Goldman Sachs Explains The Twofold Impact on Markets From The Fed's Pragmatism

Tyler Durden's picture

Goldman's European strategist, Francesco Garzarelli explains how he interprets the market impact from the Fed's QE lite announcement: First "the Fed’s actions will act to push real rates out to 5-yrs deeper in
negative territory (currently -8bp). We forecast that nominal 5-yr
yields could reach 1%. Factoring in positive foreign macro influences,
and accounting for an already very depressed bond premium, we believe
10-yr government yields could rally to 2.5%, but are unlikely to break
below this level on a sustained basis." Second:" we remain of the view that the pro-active stance of policymaking, in the
US and overseas (see Monday’s note on China by Yu Song and Helen Qiao),
should continue to support moderate returns on risky assets, as cash
balances become increasingly expensive to hold, and cyclical volatility
declines." In other words, buy stocks. It's good to see the leopard never really does change its spots.

Overnight, the Fed announced that it will aim to keep its total holdings of securities (currently around US$ 2 trn) roughly constant by reinvesting principal payments on Agency debt and MBS (of which it owns US$ 1.3trn ) into Treasury securities. Bond purchases ‘will occur across the entire coupon and TIPS yield curves’ but they will concentrate primarily on maturities between 2- and 10-yr. At 3pm NY time today, the NY Fed will announce the first tentative schedule of operations through mid September. Actual purchases will begin early next week.

Our US colleagues have commented on the Fed actions in their latest US Daily. From a market perspective, we see the relevance of this announcement as twofold.

Firstly, on a rough estimate (there are many imponderables in the calculation, including the level of yields and pre-payments – the lower yields go, potentially the larger the purchases, and vice versa), Treasury purchases will amount to around US$ 15bn per month for as long as the program is kept alive. Considering that this compares to gross issuance of Bonds and Notes (incl. linkers) of around US$ 150-175bn, and net issuance of around US$ 100-125bn, the direct influence on bond yields will likely be modest. To put these numbers in context, last year the Fed was buying US$ 40bn of Treasuries per month, in addition to GSE securities, admittedly amidst more widespread fears of ‘excessive supply’ than today.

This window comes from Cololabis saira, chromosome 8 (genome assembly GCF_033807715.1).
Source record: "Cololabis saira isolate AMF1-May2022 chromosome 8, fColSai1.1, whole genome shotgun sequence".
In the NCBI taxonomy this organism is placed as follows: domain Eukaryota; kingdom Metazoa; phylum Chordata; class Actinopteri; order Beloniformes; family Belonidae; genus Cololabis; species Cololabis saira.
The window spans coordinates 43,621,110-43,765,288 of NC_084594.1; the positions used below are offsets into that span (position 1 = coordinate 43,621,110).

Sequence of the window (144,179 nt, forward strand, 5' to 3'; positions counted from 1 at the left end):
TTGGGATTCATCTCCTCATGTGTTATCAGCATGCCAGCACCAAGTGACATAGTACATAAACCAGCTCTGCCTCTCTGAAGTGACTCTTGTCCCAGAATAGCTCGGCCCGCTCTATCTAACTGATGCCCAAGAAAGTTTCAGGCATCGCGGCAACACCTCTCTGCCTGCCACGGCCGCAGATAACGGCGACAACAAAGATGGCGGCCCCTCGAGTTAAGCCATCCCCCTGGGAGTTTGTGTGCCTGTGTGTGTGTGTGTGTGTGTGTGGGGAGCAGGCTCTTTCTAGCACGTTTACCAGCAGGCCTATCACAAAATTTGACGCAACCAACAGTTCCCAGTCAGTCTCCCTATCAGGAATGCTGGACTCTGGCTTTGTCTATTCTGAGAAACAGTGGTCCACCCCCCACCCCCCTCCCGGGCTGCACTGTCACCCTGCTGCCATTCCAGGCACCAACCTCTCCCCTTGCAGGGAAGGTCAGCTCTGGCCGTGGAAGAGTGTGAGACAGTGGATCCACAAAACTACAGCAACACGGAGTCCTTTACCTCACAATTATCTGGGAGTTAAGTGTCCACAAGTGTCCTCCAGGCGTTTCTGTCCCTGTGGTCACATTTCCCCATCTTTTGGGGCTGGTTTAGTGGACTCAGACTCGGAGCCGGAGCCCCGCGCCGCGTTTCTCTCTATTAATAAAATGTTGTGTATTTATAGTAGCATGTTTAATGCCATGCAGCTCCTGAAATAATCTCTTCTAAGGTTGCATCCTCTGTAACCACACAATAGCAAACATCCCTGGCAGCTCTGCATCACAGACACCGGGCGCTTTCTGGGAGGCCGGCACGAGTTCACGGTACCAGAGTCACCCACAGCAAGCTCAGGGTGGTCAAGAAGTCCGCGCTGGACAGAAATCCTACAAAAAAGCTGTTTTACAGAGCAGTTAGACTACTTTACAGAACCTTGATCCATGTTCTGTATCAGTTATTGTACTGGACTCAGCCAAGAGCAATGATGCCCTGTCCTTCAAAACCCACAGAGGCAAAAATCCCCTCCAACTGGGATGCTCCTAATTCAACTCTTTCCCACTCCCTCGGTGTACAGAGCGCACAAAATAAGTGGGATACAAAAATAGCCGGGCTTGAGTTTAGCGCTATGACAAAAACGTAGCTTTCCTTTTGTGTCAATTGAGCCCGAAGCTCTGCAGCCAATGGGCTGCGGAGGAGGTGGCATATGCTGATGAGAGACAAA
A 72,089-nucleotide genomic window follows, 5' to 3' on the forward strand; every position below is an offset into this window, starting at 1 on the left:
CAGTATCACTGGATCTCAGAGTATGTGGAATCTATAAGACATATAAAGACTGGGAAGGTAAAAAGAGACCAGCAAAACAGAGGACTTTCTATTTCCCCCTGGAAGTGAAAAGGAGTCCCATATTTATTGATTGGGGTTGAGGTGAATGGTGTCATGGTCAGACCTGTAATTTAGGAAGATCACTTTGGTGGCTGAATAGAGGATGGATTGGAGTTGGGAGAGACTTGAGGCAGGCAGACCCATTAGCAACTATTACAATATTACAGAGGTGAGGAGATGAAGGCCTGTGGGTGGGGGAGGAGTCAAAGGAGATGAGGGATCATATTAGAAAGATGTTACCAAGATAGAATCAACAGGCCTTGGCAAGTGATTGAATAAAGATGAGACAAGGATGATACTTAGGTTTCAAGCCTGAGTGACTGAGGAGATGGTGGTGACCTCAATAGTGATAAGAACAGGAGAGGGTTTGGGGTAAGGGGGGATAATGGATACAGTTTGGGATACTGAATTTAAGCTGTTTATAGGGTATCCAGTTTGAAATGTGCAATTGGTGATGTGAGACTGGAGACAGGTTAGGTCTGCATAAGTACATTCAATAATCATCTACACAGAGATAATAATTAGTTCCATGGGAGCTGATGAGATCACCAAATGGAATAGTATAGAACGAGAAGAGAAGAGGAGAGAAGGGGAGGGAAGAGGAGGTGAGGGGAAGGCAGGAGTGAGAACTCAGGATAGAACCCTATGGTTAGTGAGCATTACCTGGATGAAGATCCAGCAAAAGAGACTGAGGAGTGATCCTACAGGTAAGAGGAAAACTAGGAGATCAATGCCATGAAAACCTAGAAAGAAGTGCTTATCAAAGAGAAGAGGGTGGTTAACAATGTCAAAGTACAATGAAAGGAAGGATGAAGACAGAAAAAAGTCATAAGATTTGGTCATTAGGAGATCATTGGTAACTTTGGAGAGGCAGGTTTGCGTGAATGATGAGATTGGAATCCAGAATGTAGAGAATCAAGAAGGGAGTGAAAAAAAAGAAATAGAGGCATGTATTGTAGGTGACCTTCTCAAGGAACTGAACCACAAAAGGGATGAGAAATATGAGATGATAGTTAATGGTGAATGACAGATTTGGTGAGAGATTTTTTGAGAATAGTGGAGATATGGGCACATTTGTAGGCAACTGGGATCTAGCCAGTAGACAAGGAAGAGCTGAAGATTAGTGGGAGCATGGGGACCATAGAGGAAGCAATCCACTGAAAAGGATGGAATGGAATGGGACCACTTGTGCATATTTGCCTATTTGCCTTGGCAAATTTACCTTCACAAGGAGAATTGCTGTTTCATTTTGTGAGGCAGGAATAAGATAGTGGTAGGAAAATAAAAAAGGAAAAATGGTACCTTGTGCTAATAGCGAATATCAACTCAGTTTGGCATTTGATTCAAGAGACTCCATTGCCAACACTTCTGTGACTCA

Nevertheless, the policy reinforces the commitment to keep policy rates on hold by keeping excess liquidity in the money markets. Interestingly, the price action yesterday showed real rates rallying, and inflation breakevens widening. As we have said in our commentary, the Fed’s actions will act to push real rates out to 5-yrs deeper in negative territory (currently -8bp). We forecast that nominal 5-yr yields could reach 1%. Factoring in positive foreign macro influences, and accounting for an already very depressed bond premium, we believe 10-yr government yields could rally to 2.5%, but are unlikely to break below this level on a sustained basis. We do not see much room for breakeven inflation to fall, and we now think that 10-yr swap spreads will progressively widen to around 20bp by early next year, from around zero currently.

Secondly, the Fed has once again shown itself to be a pragmatic institution, ready to change course quickly in face of shifts in the macro economy. The expansion in final domestic demand and payrolls remains anaemic, and real GDP growth is losing the positive contribution from the fiscal stimulus. We think that these headwinds will continue to weigh on domestic cyclical stocks. Meanwhile, we would maintain a positive stance on corporate credit, reflecting the ongoing private sector de-leveraging, the decline in volatility and the broader search for yield. And, more broadly, we remain of the view that the pro-active stance of policymaking, in the US and overseas (see Monday’s note on China by Yu Song and Helen Qiao), should continue to support moderate returns on risky assets, as cash balances become increasingly expensive to hold, and cyclical volatility declines. Incidentally, we note that even on our new US forecasts, the deceleration to a lower trend should be over as we move into Q4.